During earthquakes, blocks of earth shift relative to one another. This may result in changes in ground level, base level, the water table, and high-tide marks. Particularly large shifts have been recorded from some of the historically large earthquakes, such as the magnitude 9.2 Alaskan earthquake (1964) and the Sumatra earthquake (2004). In 1964 an area more than 600 miles (1,000 km) long in south central Alaska recorded significant changes in ground level, including uplifts of up to 12 yards (11 m), downdrops of more than two yards (2 m), and lateral shifts of several to tens of yards. Uplifted areas along the coastline experienced dramatic changes in the marine ecosystem—clam banks were suddenly uplifted out of the water and remained high and dry. Towns built around docks were suddenly located many yards above the convenience of being at the shoreline. Downdropped areas experienced different effects—forests that relied on freshwater for their root systems suddenly were inundated by salt water and were effectively "drowned." Populated areas located at previously safe distances from the high tide (and storm) line became prone to flooding and storm surges, and had to be relocated.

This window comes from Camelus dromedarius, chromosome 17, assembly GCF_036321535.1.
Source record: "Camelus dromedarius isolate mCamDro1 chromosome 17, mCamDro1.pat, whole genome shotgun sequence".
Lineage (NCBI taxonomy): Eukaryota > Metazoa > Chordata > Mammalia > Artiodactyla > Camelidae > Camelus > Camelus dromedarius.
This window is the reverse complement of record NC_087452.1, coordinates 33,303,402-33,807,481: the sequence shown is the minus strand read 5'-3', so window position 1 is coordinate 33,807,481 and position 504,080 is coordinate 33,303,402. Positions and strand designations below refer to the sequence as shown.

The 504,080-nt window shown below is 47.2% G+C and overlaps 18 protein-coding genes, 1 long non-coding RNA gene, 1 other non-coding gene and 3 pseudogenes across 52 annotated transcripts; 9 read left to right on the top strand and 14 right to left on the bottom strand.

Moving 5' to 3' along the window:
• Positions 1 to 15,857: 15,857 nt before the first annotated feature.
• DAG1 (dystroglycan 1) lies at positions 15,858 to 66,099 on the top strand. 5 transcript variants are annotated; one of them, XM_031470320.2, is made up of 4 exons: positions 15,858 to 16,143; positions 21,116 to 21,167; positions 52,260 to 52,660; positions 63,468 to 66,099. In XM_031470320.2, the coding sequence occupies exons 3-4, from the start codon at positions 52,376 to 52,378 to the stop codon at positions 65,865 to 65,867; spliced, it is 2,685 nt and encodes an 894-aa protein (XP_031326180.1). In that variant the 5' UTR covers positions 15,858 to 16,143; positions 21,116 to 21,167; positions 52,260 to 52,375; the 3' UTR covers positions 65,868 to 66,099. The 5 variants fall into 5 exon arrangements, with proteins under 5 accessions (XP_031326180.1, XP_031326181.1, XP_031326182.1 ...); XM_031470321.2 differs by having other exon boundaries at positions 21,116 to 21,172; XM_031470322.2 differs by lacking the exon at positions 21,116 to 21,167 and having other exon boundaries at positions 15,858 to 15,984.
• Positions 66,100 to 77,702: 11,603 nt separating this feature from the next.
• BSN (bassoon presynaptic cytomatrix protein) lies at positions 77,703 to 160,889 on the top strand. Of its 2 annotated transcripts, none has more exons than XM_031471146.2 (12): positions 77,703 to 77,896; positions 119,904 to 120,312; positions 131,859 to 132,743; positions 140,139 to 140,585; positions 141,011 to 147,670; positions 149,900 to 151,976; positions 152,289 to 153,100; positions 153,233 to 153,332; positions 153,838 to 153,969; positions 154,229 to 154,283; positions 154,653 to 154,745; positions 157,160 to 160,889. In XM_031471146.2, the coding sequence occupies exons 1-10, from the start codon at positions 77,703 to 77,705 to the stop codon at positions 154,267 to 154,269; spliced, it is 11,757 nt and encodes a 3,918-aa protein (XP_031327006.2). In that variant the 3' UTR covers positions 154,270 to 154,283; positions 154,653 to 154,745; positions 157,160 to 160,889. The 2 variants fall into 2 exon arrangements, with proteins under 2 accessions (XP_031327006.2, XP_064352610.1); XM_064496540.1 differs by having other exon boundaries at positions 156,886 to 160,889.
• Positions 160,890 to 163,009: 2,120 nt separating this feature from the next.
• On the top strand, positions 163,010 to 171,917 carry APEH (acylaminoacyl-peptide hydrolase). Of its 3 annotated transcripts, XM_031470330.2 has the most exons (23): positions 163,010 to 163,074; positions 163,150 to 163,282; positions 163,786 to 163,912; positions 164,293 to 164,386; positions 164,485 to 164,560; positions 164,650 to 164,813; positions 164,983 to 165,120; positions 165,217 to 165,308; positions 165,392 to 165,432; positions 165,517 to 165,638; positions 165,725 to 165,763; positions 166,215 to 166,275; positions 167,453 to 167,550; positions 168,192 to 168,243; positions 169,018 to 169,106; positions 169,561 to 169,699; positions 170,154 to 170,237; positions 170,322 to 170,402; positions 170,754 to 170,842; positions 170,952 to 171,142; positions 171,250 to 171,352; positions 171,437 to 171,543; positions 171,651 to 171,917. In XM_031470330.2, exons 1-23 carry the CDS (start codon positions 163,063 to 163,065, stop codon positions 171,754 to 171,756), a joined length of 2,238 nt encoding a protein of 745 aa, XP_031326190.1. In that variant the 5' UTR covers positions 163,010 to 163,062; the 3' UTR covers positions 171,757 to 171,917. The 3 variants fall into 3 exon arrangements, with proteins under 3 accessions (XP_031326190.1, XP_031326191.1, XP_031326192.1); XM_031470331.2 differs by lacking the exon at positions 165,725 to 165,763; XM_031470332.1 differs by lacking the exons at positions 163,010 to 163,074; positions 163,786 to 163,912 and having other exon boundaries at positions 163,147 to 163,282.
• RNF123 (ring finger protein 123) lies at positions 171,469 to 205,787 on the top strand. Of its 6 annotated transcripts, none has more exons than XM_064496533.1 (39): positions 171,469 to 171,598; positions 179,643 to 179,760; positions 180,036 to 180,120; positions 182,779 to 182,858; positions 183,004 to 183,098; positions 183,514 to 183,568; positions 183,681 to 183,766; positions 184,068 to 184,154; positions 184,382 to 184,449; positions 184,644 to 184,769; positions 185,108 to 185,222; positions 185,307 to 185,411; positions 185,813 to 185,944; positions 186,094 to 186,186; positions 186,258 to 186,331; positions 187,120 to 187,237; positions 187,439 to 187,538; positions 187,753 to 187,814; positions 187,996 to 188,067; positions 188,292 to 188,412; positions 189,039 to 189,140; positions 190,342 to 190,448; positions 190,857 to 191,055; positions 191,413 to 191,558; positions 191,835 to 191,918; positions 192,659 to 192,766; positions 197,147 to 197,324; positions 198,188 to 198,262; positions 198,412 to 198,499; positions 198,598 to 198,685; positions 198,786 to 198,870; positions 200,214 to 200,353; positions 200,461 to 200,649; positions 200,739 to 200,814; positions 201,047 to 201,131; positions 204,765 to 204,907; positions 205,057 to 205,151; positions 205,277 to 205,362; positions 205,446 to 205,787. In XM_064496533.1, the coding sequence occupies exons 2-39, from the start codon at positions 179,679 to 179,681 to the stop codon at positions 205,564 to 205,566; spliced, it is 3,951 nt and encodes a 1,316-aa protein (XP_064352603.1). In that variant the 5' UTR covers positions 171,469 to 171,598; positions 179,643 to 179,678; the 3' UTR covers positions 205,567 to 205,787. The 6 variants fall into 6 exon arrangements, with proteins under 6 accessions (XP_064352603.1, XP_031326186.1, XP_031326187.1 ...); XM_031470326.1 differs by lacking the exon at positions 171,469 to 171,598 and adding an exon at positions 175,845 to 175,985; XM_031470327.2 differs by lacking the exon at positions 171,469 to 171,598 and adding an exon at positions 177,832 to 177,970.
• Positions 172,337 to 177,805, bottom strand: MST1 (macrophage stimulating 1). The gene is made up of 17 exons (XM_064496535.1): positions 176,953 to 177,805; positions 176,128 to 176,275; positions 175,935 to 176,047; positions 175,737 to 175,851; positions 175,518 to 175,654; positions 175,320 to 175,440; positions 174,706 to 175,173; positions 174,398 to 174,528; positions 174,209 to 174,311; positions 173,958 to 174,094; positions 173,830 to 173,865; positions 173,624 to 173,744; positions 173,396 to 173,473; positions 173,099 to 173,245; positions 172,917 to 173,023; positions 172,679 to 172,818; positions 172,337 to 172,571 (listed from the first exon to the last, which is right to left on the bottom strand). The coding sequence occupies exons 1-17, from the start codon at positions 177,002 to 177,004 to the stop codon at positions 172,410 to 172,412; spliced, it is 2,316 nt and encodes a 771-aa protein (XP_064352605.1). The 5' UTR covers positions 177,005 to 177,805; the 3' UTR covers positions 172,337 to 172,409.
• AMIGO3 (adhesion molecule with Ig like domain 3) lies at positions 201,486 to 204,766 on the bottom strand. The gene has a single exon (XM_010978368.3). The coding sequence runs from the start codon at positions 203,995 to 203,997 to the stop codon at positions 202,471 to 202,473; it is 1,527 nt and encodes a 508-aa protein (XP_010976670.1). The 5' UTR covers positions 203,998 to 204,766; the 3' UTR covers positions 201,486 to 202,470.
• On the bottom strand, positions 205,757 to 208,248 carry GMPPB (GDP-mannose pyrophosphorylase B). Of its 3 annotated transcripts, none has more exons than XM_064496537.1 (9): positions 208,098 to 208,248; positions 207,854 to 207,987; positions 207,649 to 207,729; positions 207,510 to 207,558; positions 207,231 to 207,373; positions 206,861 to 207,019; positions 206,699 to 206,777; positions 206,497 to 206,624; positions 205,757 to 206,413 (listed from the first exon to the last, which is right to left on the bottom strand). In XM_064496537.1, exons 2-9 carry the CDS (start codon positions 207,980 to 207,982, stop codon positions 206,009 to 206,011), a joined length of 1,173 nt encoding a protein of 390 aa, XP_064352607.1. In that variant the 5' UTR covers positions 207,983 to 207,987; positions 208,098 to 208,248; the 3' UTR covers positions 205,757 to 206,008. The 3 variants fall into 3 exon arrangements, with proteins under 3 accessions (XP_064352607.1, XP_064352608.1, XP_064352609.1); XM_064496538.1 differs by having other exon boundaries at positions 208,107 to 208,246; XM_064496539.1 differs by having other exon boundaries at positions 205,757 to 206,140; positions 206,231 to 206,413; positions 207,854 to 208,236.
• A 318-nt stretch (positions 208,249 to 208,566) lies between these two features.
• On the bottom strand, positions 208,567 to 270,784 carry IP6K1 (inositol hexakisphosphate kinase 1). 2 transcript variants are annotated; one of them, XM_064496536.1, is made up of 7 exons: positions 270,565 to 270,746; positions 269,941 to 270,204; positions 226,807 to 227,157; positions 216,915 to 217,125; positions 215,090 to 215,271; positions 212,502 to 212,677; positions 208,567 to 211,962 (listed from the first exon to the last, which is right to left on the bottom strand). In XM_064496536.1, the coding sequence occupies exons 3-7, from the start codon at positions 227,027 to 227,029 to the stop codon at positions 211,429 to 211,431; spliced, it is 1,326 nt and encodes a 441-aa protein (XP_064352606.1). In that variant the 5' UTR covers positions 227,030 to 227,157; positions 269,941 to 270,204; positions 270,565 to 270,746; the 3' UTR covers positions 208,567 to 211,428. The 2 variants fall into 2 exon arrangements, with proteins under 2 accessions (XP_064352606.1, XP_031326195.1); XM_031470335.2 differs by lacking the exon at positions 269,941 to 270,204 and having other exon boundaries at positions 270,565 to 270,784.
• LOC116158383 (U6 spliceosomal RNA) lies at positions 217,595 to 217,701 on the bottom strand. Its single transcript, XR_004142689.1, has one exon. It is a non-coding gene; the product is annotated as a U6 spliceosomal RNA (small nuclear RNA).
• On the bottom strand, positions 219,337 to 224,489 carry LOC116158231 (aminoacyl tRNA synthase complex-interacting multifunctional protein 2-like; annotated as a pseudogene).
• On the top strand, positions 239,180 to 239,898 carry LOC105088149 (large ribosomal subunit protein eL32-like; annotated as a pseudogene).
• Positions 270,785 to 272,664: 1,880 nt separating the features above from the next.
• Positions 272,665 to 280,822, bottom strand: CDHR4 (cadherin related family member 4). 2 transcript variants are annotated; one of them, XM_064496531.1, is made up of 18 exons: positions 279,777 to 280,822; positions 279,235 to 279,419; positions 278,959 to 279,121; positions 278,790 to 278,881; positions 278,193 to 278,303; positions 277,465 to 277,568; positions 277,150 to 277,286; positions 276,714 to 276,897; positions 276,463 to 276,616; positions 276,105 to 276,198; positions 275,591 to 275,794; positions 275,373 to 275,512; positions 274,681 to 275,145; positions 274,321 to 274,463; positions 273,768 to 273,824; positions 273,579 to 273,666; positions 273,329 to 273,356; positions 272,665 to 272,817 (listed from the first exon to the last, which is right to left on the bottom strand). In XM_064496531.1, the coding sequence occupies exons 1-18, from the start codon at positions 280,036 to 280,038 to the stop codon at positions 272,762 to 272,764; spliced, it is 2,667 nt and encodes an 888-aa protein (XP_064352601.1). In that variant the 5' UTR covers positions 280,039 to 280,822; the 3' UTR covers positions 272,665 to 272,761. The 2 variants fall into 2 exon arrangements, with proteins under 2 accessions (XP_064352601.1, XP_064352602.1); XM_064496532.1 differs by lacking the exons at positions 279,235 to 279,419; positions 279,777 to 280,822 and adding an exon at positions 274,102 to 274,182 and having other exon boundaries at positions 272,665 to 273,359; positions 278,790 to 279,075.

Areas far inland also suffered from changes in ground level—when some were uplifted by many tens of feet (~10 m), the water table recovered to a lower level relative to the land surface, and soon became out of reach of many water wells, which had to be redrilled. Changes in ground level, although seemingly a minor hazard associated with earthquakes, are significant and cause a large amount of damage that may cost millions of dollars to mitigate.
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Disasters: Why No ones Really 100 Safe. This is common knowledgethat disaster is everywhere. Its in the streets, its inside your campuses, and it can even be found inside your home. The question is not whether we are safe because no one is really THAT secure anymore but whether we can do something to lessen the odds of ever becoming a victim.